A report by the D.C.-based Alliance for Proton Therapy Access (APTA) states, that proton therapy can help increase survival, reduce the risk of secondary cancers, result in fewer acute and long-term conditions as well as debilitating short-term side effects and improve quality of life for individuals undergoing cancer treatment.”

Daniel E. Smith, executive director of the APTA, says the coverage denials are often shocking and have led to deaths.

“It’s inconceivable that an insurer would play games with a disease like cancer, where a diagnosis can be a matter of life or death. We can no longer tolerate a process that endangers the lives of cancer patients who don’t have time on their side,” Smith said in a statement to the Trice Edney News Wire. “Our report shows that private insurers deny proton therapy six out of 10 times for patients aged 18-64. While improper denials are reversed a third of the time, appeals take an average of five weeks; and that’s time cancer patients do not have when fighting an aggressive disease.”

Even after the bill passed, Anthem continued to deny the coverage, ultimately forcing the Lambert family to shoulder the cost of the therapy. But by then, it was too late. Benjamin IV’s widow, a nurse and mother of his two children, believes he would have lived had Anthem initially covered the treatment.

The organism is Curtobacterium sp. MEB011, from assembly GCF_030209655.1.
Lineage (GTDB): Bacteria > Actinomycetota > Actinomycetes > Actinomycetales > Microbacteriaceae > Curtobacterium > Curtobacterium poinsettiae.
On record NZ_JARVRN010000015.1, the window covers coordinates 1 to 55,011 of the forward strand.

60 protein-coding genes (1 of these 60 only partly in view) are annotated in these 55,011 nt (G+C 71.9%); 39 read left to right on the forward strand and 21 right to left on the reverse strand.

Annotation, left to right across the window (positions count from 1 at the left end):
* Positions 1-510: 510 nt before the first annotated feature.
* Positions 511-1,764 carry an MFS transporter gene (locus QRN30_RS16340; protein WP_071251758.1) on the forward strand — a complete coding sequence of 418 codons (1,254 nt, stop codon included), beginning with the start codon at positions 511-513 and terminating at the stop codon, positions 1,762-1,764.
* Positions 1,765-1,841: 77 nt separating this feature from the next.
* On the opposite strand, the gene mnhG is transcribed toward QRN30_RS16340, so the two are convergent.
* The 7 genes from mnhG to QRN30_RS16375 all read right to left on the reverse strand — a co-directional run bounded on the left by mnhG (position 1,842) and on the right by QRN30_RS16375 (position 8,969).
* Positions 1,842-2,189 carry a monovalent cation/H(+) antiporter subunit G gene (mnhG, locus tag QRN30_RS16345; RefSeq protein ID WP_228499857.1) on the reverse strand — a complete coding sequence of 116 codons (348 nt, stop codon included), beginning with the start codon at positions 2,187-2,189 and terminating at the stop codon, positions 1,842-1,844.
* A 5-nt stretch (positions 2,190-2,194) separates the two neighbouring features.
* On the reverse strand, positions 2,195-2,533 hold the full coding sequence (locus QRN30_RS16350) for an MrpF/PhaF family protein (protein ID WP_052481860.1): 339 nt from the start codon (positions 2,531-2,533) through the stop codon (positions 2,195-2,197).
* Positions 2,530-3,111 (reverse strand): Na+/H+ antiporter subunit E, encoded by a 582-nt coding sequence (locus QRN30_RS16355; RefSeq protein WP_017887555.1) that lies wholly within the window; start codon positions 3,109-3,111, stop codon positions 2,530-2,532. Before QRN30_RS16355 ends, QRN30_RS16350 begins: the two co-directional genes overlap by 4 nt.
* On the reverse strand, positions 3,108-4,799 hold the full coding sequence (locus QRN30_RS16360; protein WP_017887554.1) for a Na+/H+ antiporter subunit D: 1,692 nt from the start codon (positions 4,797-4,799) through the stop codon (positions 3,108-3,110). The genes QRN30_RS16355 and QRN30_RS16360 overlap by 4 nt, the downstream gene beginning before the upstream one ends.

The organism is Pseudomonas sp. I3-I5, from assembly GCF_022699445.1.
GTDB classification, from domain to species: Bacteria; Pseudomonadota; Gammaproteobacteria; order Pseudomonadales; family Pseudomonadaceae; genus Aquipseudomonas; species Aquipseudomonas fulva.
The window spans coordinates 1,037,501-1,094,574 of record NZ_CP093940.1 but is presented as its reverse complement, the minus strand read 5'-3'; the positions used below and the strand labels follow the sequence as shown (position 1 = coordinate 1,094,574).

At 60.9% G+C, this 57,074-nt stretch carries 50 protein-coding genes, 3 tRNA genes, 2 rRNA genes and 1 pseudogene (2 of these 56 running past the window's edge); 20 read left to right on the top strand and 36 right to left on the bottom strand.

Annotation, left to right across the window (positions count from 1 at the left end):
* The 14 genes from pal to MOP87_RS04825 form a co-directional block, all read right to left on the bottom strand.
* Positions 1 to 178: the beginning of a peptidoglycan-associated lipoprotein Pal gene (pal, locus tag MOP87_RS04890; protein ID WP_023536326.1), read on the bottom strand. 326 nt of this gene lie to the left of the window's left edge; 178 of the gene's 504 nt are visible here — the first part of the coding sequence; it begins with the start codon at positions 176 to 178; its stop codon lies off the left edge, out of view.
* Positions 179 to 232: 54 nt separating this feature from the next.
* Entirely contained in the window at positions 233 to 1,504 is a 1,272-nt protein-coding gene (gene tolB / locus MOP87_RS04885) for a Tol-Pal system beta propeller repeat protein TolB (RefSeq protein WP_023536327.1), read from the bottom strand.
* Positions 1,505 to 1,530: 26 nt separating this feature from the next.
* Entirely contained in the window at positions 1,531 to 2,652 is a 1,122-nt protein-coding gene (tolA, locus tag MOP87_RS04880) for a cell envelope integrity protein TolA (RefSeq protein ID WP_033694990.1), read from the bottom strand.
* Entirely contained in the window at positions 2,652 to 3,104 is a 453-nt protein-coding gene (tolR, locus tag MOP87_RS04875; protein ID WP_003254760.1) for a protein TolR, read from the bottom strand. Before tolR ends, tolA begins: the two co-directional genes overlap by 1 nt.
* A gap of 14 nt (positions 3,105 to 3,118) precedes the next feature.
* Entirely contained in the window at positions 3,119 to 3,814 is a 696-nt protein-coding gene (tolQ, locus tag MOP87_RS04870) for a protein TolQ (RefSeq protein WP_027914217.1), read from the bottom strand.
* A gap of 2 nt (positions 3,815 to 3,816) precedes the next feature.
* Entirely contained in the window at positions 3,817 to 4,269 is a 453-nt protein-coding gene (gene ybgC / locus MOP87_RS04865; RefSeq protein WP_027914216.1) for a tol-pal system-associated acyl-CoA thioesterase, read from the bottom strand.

Meanwhile, the Free Press article reported that “advocates note that the same insurers that refuse to cover treatment in Virginia are willing to provide coverage for patients that travel to proton therapy centers in other states.”

This apparent discriminate behavior has drawn the ire of Bill Thomas, associate vice president for governmental relations at Hampton University, which has an 11-year-old Proton Beam Center that cost $225 million. Thomas has led the fight in Virginia against the apparently racially discriminate coverage.

“Proton beam is just a therapy. But it’s the best therapy in the world because all the top cancer centers in America have proton beam. There’s nobody arguing with Harvard about this. They’re arguing with a Black school,” Thomas said in an interview. “It has nothing to do with anything else…Anthem - against Virginia law - did not pay for his insurance coverage,” said Thomas, referring to Lambert’s case.

Thomas’ view is that with Black men dying from prostate cancer at twice the rate of Whites and others, insurers who go out of their way to deny the prostate treatment at Hampton are considered suspect. About 30 percent of the patients there are Black men, Thomas says.

“Not surprisingly, racial biases continue to impact such decisions, with reports showing that historically, Black men undergo less aggressive treatment and more watchful waiting (WW), even after adjusting for socioeconomic status,” states an NIH study. “Within the context of high-risk disease, numerous studies have shown a clear racial variation in the primary treatment of prostate cancer, including more use of WW and lower use of radical prostatectomy (RP) among minorities compared to their White counterparts.”

For many of the families and loved ones of prostate cancer patients left behind, there is no need for proof.

Smith, of the Alliance for Proton Therapy Access, agrees: “We have worked with far too many cancer survivors who waited days, weeks, or even months, for a broken review and appeals process to play out while their cancer and anxiety grew. It’s time to hold insurers accountable for providing fair, timely, and transparent access to cancer treatment.”